Since my T-Mobile dispute is ongoing, I have started a blog to chronicle my experience with them in hopes that it will help warn other consumers of the company’s dishonest practices.

I truly do believe that this story will catch the attention of consumers and corporate executives everywhere.   As consumers, we have given these companies a great deal of our hard-earned money.   At the very least, they could have shown us a little bit of respect.   It is disheartening to know that these companies care so little about the customers who helped built their companies.   This is why I implore you to further to look into this story and help the voices who are often ignored, get heard.


Collection agency in reference to T Mobile account

T mobile collection agency number

My son has received notices from a collection agency. It is in reference to a T-mobile bill. He has never been a t-mobile member. What can he do to rectify this situation. He is concerned about his credit report.

Have your son send them a request for debt validation. Click on the . Do it yourself. link above and some were in there you. d find examples of letters. Be sure to have him send it certified mail requesting a signed receipt.

He needs to make them prove that the Debt is owed.

Sub: #1 posted on Tue, 12/18/2007 - 03:03

T mobile collection agency numbermommontoya

( Posts: 501 | Credits: 52.97 )

Sub: #2 posted on Tue, 12/18/2007 - 23:23

T mobile collection agency numberLCW

( Posts: 1152 | Credits: 249.83 )

A month later it showed up on my credit report.

T-mobile companies are reporting to beauraus and ruining your credits! watch out! looks like they're going through their old closed accounts and selling them to collection agencies. Don't know what I'm going to do, it is such BS. Tough economic times, they're doing unethical things.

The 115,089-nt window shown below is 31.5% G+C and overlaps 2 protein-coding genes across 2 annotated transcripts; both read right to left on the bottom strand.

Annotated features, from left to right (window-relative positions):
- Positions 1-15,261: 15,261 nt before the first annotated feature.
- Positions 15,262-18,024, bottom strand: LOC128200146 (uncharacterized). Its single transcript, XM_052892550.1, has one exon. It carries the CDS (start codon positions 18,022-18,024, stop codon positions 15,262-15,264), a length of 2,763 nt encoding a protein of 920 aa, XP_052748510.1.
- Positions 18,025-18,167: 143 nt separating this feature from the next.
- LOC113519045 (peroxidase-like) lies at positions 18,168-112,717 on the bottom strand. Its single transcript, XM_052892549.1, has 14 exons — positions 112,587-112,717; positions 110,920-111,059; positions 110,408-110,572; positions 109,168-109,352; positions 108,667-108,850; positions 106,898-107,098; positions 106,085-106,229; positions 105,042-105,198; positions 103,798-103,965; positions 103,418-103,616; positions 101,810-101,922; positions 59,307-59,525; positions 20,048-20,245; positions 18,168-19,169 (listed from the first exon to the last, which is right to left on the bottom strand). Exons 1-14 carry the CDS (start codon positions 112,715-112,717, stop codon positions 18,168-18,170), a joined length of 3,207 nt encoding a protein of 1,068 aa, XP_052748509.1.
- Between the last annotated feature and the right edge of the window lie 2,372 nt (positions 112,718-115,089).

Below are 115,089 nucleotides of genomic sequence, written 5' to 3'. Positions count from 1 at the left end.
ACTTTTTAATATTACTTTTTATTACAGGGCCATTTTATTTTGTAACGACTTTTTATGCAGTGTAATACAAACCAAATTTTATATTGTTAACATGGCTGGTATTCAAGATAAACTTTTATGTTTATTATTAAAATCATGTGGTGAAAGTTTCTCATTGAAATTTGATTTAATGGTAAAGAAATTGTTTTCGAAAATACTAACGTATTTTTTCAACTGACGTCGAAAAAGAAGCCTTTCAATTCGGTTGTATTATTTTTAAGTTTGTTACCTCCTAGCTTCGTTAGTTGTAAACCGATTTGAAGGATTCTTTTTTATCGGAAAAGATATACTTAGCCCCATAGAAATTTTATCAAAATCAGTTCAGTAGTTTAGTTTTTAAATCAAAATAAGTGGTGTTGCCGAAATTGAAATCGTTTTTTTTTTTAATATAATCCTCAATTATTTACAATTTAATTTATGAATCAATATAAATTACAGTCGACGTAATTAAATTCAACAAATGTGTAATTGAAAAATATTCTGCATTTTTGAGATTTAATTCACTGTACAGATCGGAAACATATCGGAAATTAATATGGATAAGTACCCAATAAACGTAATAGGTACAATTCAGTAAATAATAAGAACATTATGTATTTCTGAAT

Sub: #3 posted on Wed, 04/08/2009 - 08:40

T mobile collection agency numberUnregistered

A month later it showed up on my credit report.

T-mobile companies are reporting to beauraus and ruining your credits! watch out! looks like they're going through their old closed accounts and selling them to collection agencies. Don't know what I'm going to do, it is such BS. Tough economic times, they're doing unethical things.

Sub: #4 posted on Wed, 04/08/2009 - 08:41

T mobile collection agency numberUnregistered

Sub: #5 posted on Thu, 04/30/2009 - 20:53

T mobile collection agency numberUnregistered

Sub: #6 posted on Fri, 05/01/2009 - 08:42

T mobile collection agency numberUnregistered

account?? I was a paying customer with T-Mobile for more than 4 years. I

moved out of the Minneapolis area and into Illinois, which at the time,

didn't have decent coverage in all parts of the state for T-Mobile (most

people have AT&T that I know personally). I ended the contract and had to

pay a fee for breaking it. I gave them my new address before I moved, and

did the usual deal with a change of address through the USPS. I received a forwarded (and 2 months old) notice from T-Mobile that they were sending my debt (remaining balance and termination fee) to a debt collection agency- but at that time, the notice was still from T-Mobile, not a collection agent. I called them immediately, changing my address AGAIN over the phone, only to have them tell me they had never canceled my account at my request, but due to overdue payment. I offered to pay the whole of the balance and they told me I would have to go to their collection agent as they no longer held the information, the agency did. I called the number the person at T-Mobile gave me and the agency said they were no longer in charge of my account and T-Mobile had moved it to another agency since they were unable to get ahold of me to collect. The person at the agency told me I'd have to call T-mobile to find out where. I called T-mobile again, and was told I would surely receive notices from the debt collector. It has now been FOUR YEARS and I still don't know who has the debt that I shouldn't have had in the first place or how much it is now! I have called T-Mobile multiple times and sent it in writing, always getting the response that I can no longer pay them directly and that I should receive notice from the agency in charge of the debt collection. The absurdity of how bad this I'm sure, has destroyed my poor little student credit rating gives me nightmares. Is there anyway to figure out how much I owe and to whom I'm supposed to pay it? Even a list of creditors dealing with T-Mobile accounts that I can call one and by one??